On putting the cart before the horse (or the computer in front of the keyboard?)

by Michael S. Kaplan, published on 2008/03/02 15:16 +00:00, original URI: http://blogs.msdn.com/michkap/archive/2008/03/02/7934470.aspx

Please read the disclaimer; content not approved by Microsoft!

It was just a few days ago that the What the #$!*& is a KeyboardLayoutId, anyway? blog was posted.

And it has had some effect (though in fairness that would most likely be because people were talking about the KeyboardLayoutId anyway, as the post was clearly indicating!).

One important thing tio be carefulk about is to make sure (if you're one of those people!) that the same mistake is not made that was made in the original KeyboardLayoutId property, which is to not look at the whole problem and come up with a comprehensive solution, but I have faith that everyone will do The Right Thing™, eventually. :-)

In this case, The Right Thing™ definitely involves a whole bunch of steps, like

  1. Properly documenting what the KeyboardLayoutId does1 (since the current documentation clearly does not help people use the property in custom cultures);
  2. In some future version, coming up with a better plan for what InputLanguage.FromCulture could do2, which may or may not mean new properties/methods;
  3. Deciding what to do with the KeyboardLayoutId property, which will exist and might be set for those older3 custom cultures.

Now obviously one could skip steps.

One could skip step #1 (after all the documentation has kind of been inadequate since .NET 2.0 came out and the KeyboardLayoutId was first added!).

Or one could skip step #2 (after all the current implementation has been there and does work with the GetKeyboardLayoutList function that exists today in Win32 without requiring extra looking at the registry!).

Or one could skip step #3 (after all if it is poorly documented then you do not lose much by not doing anything else with a property that one does not explain very well!).

Or one could move boldly forward with some but not all of these steps.

Or one could do the steps out of order (putting the cart before the horse, as it were).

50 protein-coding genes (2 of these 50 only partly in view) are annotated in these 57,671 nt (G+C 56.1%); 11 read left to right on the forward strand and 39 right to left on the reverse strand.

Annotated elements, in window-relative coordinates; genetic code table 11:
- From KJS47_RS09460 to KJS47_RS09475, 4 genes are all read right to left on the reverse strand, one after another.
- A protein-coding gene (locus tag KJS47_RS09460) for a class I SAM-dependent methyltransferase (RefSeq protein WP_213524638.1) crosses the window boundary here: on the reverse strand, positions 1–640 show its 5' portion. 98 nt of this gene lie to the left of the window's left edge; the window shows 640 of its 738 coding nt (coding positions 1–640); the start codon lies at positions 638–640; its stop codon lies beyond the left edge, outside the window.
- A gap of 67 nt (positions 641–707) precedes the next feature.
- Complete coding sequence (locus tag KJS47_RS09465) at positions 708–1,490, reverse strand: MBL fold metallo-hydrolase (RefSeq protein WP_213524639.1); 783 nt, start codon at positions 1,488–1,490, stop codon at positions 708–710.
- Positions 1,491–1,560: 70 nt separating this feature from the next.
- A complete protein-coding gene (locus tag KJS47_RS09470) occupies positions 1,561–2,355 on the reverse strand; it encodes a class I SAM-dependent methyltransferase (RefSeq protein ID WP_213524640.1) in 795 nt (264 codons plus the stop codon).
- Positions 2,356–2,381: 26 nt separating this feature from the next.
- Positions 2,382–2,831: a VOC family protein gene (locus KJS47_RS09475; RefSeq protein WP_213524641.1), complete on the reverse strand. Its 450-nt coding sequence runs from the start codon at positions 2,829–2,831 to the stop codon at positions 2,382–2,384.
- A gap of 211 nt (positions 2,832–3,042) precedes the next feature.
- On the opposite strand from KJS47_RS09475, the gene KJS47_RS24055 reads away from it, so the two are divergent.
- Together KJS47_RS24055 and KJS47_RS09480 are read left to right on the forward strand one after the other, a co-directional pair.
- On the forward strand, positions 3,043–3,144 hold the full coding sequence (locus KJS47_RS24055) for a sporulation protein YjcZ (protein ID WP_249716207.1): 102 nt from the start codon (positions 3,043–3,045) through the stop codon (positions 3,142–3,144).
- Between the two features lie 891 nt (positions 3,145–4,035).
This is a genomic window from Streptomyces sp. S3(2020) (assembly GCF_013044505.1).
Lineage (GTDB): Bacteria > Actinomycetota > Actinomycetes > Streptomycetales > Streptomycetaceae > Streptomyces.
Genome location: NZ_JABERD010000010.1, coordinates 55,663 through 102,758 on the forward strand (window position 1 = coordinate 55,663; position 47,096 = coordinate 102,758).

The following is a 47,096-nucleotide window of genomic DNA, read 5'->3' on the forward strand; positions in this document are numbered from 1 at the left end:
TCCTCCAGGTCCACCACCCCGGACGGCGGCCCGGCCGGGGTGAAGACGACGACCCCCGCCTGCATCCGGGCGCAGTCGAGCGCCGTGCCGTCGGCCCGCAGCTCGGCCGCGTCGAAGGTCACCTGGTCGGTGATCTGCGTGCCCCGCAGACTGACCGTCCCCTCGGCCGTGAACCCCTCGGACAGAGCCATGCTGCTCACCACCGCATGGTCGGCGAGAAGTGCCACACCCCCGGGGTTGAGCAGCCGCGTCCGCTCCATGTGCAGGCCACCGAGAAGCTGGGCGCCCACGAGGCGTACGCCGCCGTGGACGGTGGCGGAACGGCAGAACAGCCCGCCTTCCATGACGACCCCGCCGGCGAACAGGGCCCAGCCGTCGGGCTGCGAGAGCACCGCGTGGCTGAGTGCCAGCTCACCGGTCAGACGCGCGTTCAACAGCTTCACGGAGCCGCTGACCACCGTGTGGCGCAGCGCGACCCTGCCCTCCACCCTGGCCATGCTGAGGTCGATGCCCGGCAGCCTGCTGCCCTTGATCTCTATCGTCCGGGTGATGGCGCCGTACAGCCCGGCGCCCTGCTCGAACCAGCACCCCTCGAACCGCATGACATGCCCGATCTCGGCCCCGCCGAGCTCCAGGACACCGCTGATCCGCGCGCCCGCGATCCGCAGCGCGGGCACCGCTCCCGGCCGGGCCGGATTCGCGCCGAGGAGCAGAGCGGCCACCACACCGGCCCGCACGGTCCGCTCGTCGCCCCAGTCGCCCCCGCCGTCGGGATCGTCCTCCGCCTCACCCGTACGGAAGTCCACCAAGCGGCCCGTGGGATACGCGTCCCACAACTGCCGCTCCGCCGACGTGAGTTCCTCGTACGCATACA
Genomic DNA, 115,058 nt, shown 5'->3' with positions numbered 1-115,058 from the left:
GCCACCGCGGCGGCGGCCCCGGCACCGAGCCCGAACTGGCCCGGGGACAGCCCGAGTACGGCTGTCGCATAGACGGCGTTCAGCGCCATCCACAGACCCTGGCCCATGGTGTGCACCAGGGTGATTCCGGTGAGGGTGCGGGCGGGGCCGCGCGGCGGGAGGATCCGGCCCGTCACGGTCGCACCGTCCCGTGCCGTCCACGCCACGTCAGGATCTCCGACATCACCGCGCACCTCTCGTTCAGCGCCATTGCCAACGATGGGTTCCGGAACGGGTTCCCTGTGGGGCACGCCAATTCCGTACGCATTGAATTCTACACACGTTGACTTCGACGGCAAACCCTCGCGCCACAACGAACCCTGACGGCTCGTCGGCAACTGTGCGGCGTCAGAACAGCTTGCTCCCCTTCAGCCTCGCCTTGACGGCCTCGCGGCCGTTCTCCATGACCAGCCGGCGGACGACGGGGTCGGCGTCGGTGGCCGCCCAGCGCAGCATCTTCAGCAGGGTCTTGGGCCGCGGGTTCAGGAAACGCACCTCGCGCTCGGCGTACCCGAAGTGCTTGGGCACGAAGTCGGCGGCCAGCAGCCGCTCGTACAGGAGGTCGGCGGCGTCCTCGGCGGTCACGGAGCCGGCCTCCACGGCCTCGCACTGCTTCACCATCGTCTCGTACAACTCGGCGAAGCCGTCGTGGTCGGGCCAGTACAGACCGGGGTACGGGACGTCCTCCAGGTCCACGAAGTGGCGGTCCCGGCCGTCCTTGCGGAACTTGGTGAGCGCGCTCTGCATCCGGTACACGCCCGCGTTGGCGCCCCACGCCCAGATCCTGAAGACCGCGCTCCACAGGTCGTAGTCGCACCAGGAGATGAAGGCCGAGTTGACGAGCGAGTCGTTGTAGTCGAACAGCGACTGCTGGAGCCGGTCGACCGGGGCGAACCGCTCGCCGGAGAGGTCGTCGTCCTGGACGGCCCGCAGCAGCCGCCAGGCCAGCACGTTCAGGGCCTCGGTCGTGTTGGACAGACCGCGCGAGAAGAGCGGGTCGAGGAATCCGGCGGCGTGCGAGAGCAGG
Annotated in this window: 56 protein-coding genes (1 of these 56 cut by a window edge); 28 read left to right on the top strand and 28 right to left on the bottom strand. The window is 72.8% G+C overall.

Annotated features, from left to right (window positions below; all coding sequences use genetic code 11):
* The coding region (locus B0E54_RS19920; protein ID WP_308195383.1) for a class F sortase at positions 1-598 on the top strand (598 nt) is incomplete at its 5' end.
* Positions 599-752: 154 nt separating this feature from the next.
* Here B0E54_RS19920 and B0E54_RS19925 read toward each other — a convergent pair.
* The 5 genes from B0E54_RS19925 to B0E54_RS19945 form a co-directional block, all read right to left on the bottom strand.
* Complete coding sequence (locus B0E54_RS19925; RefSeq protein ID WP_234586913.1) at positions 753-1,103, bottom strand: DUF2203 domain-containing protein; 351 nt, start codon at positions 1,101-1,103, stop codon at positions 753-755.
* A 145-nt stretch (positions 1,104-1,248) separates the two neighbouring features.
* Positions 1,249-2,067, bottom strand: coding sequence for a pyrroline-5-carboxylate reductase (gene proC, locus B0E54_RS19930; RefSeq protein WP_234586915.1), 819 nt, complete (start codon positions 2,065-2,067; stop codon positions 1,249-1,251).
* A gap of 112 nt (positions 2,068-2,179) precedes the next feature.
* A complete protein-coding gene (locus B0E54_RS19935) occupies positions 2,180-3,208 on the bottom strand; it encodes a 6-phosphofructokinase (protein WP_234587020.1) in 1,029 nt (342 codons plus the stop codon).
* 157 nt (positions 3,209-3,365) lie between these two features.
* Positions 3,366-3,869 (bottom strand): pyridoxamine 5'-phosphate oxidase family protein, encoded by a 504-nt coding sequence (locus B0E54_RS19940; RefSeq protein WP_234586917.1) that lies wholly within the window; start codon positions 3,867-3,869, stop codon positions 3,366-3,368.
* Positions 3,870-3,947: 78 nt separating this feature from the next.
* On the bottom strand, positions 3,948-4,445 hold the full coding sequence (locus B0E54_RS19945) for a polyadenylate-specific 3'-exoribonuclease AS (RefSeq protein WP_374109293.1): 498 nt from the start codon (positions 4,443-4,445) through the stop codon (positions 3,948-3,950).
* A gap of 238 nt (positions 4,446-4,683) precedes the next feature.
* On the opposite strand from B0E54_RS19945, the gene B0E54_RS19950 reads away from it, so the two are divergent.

Though I like the phrase putting the computer in front of the keyboard better, since we don't really have nearly as much in the way of either carts or horses these days, which makes the phrase less viscerally useful.

But everyone who uses a computer with a keyboard knows or can potentially visualize what the net effect would be of hiding the keyboard behind the computer -- it would make people unable to type!

It is way to early to know what will happen, or what people will do. For now, I have made my own meager contribution to #1, and I guess that's a part of a first step. And my post shows up as #3 on a Google search of KeyboardLayoutId and a Live Search of KeyboardLayoutId, so people might find it. Now unfortunately it is #35 in an MSDN Search (powered by Live Search) but the rest of the entries are on the property, plus a couple of forum questions with people not knowing what the property does like this one from May of 2006 so I suppose I should be happy at the unpolluted nature of the pure Live Search results, which don't have to think it artificial terms about the importance of MSDN blogs (whose recent posts are less relevant than the also-user-community-driven forum posts?).

In the end, I am really not that worried -- because The Right Thing™ will end up happening, for some or most values of right. But it is fun as people try to figure out how to hide that keyboard, primarily because there is no way to write mail or specs about the situation when it is in fact hidden behind the computer. The mental picture keeps me amused. :-)


1 - As I point out here, this blog does not constitute official documentation or company policy.
2 - What that might be is I think unclear at the moment, though I daresay it mightn't always be that way....
3 - When I say older, I mean "future Older", by which I mean after the problems in #2 are solved, coming up with a good fallback purpose for KeyboardLayoutId based on the fact that existing custom locales/cultures might have it set.


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